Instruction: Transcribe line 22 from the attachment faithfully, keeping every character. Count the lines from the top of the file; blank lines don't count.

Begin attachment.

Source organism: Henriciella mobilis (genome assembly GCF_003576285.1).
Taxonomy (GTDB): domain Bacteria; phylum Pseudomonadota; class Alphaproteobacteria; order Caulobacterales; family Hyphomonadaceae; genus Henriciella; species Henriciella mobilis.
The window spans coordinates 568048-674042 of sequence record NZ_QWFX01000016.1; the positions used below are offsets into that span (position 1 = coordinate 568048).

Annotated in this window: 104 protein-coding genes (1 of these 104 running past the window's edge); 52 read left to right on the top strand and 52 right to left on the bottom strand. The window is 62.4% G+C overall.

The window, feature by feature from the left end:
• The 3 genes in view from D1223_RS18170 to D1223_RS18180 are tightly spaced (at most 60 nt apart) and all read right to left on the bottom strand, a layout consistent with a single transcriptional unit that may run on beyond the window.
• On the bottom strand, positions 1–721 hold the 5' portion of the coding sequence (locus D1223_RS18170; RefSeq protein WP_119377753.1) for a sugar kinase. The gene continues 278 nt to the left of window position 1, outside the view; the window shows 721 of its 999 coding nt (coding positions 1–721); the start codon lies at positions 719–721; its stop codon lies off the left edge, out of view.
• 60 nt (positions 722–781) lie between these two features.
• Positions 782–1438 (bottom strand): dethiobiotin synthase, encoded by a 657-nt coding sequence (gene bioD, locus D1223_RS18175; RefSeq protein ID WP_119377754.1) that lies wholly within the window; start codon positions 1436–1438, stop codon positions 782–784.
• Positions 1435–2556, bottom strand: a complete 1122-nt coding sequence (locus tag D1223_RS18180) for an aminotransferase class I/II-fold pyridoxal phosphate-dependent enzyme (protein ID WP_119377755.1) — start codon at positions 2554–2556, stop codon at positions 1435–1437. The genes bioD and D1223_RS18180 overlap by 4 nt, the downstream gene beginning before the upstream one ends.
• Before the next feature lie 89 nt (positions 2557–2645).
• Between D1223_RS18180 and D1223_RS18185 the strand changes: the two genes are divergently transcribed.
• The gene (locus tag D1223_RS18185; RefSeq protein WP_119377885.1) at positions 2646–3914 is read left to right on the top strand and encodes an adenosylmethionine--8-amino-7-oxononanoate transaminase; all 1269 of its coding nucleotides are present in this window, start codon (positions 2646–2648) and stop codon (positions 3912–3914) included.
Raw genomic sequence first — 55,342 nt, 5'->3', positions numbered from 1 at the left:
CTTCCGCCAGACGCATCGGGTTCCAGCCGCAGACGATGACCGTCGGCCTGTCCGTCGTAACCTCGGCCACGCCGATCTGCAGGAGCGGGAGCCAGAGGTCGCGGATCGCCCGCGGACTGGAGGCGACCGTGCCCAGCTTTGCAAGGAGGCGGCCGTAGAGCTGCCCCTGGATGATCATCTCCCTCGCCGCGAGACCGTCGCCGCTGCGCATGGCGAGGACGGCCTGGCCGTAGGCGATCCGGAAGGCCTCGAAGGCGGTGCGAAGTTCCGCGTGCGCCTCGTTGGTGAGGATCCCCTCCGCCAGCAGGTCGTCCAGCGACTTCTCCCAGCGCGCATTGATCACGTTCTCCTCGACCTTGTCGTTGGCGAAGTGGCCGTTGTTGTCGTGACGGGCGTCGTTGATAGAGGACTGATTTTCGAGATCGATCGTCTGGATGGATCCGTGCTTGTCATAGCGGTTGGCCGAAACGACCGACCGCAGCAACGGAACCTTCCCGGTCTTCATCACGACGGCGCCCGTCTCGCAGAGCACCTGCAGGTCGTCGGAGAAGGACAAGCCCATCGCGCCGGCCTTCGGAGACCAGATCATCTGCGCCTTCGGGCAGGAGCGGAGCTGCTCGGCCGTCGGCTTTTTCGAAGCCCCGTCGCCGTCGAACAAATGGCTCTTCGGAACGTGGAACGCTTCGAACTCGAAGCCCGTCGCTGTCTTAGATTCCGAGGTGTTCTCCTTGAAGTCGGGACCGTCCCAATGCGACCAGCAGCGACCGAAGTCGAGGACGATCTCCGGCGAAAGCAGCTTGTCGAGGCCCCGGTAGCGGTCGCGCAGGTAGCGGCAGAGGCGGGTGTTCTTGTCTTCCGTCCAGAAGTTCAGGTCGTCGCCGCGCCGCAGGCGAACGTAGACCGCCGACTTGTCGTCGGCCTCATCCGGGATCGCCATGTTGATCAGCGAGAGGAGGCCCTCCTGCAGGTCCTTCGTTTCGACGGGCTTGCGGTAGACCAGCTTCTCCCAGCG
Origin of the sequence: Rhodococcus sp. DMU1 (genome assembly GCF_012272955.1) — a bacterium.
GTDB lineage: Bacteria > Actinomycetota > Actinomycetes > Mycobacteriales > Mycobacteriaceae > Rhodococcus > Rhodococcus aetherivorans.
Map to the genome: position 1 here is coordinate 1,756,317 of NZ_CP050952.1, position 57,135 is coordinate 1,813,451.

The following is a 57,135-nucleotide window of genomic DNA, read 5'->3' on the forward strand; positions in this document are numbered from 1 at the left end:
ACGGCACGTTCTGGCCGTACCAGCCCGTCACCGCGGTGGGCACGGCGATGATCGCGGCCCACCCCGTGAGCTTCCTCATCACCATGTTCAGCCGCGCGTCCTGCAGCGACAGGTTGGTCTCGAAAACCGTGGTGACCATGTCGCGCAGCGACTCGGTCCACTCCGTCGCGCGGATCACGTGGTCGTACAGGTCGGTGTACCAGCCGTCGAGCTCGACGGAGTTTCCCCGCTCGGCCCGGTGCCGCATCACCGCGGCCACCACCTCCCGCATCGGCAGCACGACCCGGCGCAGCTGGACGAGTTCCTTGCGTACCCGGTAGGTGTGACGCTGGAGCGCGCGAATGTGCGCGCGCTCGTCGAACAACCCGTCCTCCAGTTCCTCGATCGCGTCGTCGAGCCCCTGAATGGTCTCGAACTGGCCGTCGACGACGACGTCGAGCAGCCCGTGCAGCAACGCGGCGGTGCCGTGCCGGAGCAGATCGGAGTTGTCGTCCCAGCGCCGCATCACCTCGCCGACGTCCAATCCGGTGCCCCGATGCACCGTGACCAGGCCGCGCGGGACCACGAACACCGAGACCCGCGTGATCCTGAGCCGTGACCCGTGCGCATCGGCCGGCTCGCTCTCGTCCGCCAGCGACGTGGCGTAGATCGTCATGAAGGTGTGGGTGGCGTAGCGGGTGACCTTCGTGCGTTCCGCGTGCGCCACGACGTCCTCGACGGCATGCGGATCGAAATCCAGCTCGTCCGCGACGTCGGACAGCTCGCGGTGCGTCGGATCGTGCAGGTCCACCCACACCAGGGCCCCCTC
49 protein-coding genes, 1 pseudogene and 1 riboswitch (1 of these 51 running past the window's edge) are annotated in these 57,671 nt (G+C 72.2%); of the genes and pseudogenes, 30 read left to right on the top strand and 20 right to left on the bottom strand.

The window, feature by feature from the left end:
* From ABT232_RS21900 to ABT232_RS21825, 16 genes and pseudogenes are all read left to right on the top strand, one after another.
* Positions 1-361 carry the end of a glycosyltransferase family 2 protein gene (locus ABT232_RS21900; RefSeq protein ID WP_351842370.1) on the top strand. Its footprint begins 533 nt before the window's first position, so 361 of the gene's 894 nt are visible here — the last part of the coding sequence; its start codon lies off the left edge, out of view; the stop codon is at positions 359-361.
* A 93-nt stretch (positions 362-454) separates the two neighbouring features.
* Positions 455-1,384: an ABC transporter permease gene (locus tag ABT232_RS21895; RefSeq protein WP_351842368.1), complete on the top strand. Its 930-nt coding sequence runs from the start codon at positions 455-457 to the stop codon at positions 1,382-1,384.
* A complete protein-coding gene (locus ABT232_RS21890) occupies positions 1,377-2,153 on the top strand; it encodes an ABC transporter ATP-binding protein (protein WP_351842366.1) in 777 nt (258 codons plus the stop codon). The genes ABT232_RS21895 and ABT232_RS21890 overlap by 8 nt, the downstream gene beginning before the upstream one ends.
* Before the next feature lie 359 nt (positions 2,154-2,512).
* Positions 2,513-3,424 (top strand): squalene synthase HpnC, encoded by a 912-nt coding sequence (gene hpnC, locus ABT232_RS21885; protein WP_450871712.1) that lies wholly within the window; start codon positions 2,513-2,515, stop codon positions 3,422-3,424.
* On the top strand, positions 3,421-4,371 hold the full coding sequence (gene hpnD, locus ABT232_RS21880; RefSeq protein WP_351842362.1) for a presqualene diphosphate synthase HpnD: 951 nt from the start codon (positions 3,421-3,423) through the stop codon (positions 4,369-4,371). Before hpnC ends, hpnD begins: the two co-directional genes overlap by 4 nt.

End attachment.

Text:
The window, feature by feature from the left end: